Ag program seeks to teach kids about origins of food

Mar 9, 2012

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The Wyoming Farm Bureau runs an Ag Books for Kids program to help kids better understand where their food comes from. Young ranchers are going into classrooms to spread the Ag gospel. Irina Zhorov went to a classroom in Laramie for the story. 

Holly Kennedy: I’m here this morning because I’m a rancher. Do you guys know what a rancher is? Yeah! What do they do Jaxson? Well, they’re practically people who ride horses and do stuff with cows sometimes. We do ride horses and do stuff with cows.  

Irina Zhorov: Holly Kennedy is holding court in Ms. Lange’s second-grade classroom, at Slade Elementary, in Laramie. 

Kennedy: Who can tell me where an apple comes from? Let’s go to the back. Diego. A tree. What kind of tree? Apple tree. Good job. Who can tell me where cereal came from? Rhegan. Cereal box. A cereal box? Where do you get a cereal box? At the grocery store. Ok.  

Zhorov: She’s there as part of the Ag Books for Kids program that the Farm Bureau runs. The program chooses a book about agriculture to send out to elementary school libraries. This year’s book is Seed, Soil, Sun by Cris Peterson. Members of the Young Farmer and Rancher program go out to classrooms to read the book, teach kids about agriculture, and do ag-centered activities with them in the classroom.

In this classroom, Kennedy passes around green bean seeds to the eager students, to plant in clear plastic cups. It’s her first presentation and she says she’s dedicated to the mission behind the program. 

Kennedy: I grew up on a family ranch here in Albany county. It’s really important to me to make sure that people know what we do. Because most people are three generations removed from the farm or ranch, a lot of kids don’t know where their food comes from. And it’s really important for them to know where it comes from and why we do what we do.

Zhorov: Lange says it’s the first time she’s had someone from the Farm Bureau come in to talk to her students.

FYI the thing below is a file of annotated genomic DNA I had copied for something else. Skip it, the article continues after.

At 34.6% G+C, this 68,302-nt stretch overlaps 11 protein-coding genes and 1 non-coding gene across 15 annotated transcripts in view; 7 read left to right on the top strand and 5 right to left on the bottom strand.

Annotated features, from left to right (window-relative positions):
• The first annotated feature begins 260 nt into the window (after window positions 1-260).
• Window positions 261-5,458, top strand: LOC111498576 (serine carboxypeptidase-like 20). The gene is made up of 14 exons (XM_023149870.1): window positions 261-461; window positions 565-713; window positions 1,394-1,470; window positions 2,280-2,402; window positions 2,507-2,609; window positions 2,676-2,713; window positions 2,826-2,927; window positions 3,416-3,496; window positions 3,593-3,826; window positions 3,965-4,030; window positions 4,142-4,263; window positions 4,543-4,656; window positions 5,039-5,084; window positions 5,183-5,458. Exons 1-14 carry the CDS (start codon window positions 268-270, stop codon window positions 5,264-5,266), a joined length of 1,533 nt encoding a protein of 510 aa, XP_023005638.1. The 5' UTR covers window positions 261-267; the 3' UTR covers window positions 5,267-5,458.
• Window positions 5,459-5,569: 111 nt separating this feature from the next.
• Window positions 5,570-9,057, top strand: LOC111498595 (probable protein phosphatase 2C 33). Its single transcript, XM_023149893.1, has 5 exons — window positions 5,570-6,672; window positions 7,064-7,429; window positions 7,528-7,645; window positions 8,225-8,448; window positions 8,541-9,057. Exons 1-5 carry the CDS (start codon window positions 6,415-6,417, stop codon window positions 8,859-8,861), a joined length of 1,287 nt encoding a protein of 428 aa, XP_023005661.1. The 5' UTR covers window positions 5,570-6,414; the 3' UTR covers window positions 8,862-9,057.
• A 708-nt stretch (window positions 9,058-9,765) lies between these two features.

Lange: Ms. Kennedy’s mother works with me in the afternoons and so we got to talking about it and what a great opportunity it would be for the students to just learn about agriculture and just farming and ranching because it’s an important piece of Wyoming.

Zhorov: Despite this, Lange says there are only a couple of kids in her classroom that come from ranching families.

Lange: I would say this is pretty new knowledge for them so it’s important for them to learn about this.

Zhorov: They’ll continue to watch the seeds and incorporate Kennedy’s visit into other lessons. Further, Lange says she uses the opportunity to talk about the food the kids eat.

Lange: This year our school district is part of a Fresh Fruit and Vegetable Grant and so every Tuesday and Thursday our students receive fresh fruit and vegetables in their classroom for snack and so making the connection between where this food comes from and then our students having it. And then we’ve also been talking about nutritional value, how those foods help you, and so this is a great connection to pull in as they’ve had these snacks all year.

Zhorov: Kennedy says the point is just to educate the kids, both about food and where it comes from. But she’s clear that it wouldn’t hurt if some of the lessons recruited kids, either.

Kennedy: A lot of kids aren’t staying on the farm and ranch. And that’s sad because it’s really hard for the older people to keep those family operations going. So we always need and influx of new people into the industry.

Zhorov: Even if that doesn’t happen though, the kids are learning where their food originates, before it arrives at the grocery store.

For Wyoming Public Radio, I’m Irina Zhorov.